Tips for Achieving and Maintaining PCI Compliance

If you think payment card industry (PCI) compliance is tough, you can’t begin to imagine how difficult a security breach is. Just ask Heartland Payment Systems’Chairman and CEO Robert O. Carr, who recently spoke to a technology association in Atlanta about the breach that cost the company $170 million, of which only $20 million was covered by insurance.

If you think it’s only the big boys who get breached, you might be surprised to hear that nearly two-thirds of the 760 data breaches analyzed in 2010 involved businesses with fewer than 100 employees, according to a 2011 report from Verizon Business. It also reported that 89 percent of the victims subject to PCI-DSS had not achieved compliance.

If your online or physical store accepts any debit or credit cards, even if you use a third-party processor (e.g., PayPal), you must be PCI compliant. Failure to meet and maintain PCI compliance requirements may result in steep fines and penalties. PCI applies to all organizations — regardless of size or number of transactions procesed — that accept, transmit or store any cardholder data.

Although maintaining PCI compliance is no guarantee you won’t be hacked, it reduces the chance of a data breach by about 47 percent, according to a study by the Ponemon Institute, an independent privacy and information security research firm.

So what’s the easiest way to go about becoming PCI compliant? Unless there’s a specific business need to retain payment card information, don’t store the primary account number (PAN). PAN data are key targets for thieves and cause organizations to do a lot more work to become PCI compliant.

However, since many organizations have a valid business need to keep card numbers and associated data, below are additional tips to achieve PCI compliance:

  1. Keep PAN data stored on the least amount of servers and/or locations. Prevent anyone from downloading any of this information to individual workstations or personal devices.
  2. Use network segmentation to reduce the scope of your PCI environment. Isolate servers that store PCI data by using networking technologies and access controls to reduce the portion of your environment that needs to be assessed for compliance.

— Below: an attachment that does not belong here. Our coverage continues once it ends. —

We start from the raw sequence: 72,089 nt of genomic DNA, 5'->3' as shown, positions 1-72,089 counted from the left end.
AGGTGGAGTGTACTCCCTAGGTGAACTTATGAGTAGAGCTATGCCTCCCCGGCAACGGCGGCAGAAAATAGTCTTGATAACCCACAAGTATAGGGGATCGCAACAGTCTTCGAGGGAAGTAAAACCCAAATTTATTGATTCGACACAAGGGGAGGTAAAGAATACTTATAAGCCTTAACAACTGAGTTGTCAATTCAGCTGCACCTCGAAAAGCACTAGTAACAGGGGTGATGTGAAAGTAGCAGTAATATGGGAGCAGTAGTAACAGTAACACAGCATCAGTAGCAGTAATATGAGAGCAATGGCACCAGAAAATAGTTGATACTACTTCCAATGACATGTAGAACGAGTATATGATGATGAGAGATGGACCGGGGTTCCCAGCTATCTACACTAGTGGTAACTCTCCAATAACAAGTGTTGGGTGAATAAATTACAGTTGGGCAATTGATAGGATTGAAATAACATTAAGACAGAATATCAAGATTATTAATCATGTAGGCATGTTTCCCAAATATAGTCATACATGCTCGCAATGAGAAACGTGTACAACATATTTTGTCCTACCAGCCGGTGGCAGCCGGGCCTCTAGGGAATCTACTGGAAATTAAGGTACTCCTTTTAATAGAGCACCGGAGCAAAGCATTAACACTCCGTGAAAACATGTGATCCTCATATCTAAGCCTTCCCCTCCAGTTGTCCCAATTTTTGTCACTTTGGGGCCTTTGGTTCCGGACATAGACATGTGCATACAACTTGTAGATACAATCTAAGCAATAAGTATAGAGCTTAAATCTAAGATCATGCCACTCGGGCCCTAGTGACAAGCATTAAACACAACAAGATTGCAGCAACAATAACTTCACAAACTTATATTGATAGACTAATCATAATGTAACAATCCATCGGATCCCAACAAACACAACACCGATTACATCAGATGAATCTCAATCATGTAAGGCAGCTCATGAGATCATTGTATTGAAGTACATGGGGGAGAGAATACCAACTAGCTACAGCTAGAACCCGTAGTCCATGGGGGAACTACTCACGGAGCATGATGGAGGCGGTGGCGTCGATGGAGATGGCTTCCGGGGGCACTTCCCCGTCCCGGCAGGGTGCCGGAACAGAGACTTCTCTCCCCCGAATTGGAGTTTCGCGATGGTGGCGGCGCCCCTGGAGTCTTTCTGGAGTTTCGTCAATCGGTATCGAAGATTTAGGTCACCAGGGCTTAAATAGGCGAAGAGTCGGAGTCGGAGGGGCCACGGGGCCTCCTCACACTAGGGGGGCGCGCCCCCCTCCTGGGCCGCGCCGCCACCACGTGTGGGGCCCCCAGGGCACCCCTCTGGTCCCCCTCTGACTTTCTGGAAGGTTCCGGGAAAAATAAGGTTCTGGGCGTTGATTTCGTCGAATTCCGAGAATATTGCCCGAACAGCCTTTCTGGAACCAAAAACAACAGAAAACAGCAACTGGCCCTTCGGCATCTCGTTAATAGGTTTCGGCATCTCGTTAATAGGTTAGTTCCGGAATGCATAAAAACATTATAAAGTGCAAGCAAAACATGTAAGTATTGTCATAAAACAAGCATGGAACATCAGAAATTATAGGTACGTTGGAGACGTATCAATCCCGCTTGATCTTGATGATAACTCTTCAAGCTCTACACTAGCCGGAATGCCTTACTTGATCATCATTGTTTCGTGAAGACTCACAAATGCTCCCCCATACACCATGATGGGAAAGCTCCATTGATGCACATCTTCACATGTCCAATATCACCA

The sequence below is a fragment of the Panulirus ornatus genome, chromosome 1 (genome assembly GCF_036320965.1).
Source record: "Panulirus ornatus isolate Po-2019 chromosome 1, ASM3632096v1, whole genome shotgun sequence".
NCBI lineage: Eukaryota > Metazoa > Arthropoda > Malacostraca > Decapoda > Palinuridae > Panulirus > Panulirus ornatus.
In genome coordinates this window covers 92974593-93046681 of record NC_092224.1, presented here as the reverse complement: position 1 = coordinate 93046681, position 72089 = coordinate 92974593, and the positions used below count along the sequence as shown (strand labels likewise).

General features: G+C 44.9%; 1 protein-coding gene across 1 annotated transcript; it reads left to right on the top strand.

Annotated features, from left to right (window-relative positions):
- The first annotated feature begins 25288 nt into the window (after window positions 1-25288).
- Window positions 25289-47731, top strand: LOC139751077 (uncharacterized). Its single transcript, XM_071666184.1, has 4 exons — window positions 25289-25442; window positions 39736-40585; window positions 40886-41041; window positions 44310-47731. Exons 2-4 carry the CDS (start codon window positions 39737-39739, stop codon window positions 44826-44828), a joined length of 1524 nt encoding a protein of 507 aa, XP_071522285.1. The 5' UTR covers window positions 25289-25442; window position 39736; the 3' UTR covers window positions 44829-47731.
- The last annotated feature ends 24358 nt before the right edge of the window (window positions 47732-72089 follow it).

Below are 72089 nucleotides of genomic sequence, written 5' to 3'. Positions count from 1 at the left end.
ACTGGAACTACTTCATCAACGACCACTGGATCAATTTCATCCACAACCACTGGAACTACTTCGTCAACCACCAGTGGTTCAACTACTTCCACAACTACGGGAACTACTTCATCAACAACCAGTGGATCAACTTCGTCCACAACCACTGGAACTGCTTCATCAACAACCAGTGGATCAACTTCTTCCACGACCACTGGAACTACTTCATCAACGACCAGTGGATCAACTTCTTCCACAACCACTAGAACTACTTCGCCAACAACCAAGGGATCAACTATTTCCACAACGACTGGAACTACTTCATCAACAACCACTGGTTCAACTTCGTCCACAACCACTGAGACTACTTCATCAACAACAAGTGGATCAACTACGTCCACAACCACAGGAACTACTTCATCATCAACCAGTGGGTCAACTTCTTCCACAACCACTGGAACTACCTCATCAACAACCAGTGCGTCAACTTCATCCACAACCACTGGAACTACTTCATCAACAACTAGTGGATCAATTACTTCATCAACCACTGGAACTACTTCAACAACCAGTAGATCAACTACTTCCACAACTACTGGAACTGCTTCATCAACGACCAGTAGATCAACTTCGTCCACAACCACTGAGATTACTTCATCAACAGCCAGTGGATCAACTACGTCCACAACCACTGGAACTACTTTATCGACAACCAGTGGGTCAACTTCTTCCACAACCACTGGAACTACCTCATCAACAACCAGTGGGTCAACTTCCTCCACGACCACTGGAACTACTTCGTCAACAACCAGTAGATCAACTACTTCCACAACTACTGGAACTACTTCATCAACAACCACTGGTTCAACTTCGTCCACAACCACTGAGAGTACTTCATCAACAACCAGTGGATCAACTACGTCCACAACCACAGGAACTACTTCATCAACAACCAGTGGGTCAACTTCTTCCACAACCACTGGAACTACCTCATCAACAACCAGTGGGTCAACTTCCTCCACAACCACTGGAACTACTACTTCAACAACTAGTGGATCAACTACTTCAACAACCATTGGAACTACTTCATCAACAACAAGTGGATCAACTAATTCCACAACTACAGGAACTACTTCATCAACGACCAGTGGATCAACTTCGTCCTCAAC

3. Use point-of-sale equipment and applications that have already been PCI certified according to the payment application data security standard (PA-DSS), the security standard created by the Payment Card Industry Security Standards Council (PCI SSC).
  4. Put your policies, standards and procedures in writing. Ensure they’re understandable and enforceable.
  5. Train your staff on security. Training should include password and email security, social engineering, and company security policies.
  6. Encrypt, hash or obfuscate cardholder data so it would be unusable if a hacker were to steal it.
  7. Maintain and audit your users and access control processes. All users should have their own ID that uniquely identifies them. Update the information and access as there are job changes.
  8. Conduct quarterly internal and external vulnerability scans to find and remediate the latest threats to your network and internal weaknesses.
  9. Document and follow procedures for patch management.
  10. Focus first on securing your environment. PCI touches on the basic essentials that can still leave you vulnerable. A security expert can help you become secure and compliant.

Dell SecureWorks has created a PCI Compliance Resource Center where you can find more information and tools to help you understand PCI compliance along with ways a strong security program can simplify the PCI process.

Michelle Zoerb is senior manager, security systems at Dell SecureWorks.

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